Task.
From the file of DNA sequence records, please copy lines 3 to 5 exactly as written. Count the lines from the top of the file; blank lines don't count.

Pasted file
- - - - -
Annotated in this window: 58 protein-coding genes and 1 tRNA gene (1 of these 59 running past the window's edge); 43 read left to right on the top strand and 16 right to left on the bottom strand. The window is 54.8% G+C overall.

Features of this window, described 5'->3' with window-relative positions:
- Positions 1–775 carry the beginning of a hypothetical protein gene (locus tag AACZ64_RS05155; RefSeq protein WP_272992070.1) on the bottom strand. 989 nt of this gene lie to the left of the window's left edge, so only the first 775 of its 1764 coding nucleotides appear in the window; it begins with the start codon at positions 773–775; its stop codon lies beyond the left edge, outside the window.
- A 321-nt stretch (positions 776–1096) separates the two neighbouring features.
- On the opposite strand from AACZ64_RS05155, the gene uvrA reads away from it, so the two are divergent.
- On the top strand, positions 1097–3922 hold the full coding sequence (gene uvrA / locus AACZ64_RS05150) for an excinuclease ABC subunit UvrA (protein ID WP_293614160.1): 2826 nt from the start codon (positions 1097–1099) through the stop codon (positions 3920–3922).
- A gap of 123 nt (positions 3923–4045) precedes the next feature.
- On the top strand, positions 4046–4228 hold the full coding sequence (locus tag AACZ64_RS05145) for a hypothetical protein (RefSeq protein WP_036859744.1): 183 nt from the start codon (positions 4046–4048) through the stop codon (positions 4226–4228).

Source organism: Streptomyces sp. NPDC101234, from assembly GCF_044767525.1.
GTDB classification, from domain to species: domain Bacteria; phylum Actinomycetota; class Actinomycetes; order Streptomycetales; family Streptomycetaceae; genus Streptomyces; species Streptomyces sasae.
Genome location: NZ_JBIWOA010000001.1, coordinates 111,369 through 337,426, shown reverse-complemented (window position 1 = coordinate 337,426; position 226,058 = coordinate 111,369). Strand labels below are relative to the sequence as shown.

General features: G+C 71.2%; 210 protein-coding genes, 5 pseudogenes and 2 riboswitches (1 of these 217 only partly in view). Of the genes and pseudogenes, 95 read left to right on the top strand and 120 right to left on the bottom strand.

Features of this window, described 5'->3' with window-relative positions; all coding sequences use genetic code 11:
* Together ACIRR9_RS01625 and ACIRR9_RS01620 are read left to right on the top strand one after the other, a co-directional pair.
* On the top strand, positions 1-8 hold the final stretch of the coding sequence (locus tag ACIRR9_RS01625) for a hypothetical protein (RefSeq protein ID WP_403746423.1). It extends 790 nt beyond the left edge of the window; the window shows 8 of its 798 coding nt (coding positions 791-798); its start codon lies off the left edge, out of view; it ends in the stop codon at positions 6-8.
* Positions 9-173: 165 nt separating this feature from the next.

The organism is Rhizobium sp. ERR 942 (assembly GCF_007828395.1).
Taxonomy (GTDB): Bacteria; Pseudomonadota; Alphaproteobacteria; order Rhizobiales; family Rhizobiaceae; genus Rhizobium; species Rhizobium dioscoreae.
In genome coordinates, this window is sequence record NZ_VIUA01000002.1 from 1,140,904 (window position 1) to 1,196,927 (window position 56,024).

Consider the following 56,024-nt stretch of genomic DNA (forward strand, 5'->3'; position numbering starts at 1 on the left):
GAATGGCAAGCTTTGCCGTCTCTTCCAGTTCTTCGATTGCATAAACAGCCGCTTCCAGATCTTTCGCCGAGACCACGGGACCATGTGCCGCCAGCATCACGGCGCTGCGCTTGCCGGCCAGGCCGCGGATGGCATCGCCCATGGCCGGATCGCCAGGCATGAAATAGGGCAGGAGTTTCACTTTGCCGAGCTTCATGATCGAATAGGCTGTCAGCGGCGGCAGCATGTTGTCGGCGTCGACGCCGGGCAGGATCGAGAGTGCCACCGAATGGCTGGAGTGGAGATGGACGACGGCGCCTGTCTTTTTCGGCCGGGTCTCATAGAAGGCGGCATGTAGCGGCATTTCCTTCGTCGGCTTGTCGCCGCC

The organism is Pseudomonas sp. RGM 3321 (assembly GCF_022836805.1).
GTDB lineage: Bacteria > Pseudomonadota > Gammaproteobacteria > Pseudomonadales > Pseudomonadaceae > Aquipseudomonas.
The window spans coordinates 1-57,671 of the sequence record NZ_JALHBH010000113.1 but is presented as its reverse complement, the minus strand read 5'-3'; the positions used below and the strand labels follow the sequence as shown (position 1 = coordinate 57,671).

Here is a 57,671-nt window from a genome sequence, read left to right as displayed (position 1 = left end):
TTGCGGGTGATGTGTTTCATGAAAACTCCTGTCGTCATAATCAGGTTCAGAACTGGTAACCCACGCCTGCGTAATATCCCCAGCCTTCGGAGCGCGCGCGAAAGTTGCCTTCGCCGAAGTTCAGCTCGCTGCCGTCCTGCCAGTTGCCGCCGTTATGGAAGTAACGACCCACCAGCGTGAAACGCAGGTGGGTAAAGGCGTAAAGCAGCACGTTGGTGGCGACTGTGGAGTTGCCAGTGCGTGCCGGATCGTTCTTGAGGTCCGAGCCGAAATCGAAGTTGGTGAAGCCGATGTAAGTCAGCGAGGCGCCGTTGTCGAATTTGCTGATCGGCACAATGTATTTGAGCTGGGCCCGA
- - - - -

- Positions 1–775 carry the beginning of a hypothetical protein gene (locus tag AACZ64_RS05155; RefSeq protein WP_272992070.1) on the bottom strand. 989 nt of this gene lie to the left of the window's left edge, so only the first 775 of its 1764 coding nucleotides appear in the window; it begins with the start codon at positions 773–775; its stop codon lies beyond the left edge, outside the window.
- A 321-nt stretch (positions 776–1096) separates the two neighbouring features.
- On the opposite strand from AACZ64_RS05155, the gene uvrA reads away from it, so the two are divergent.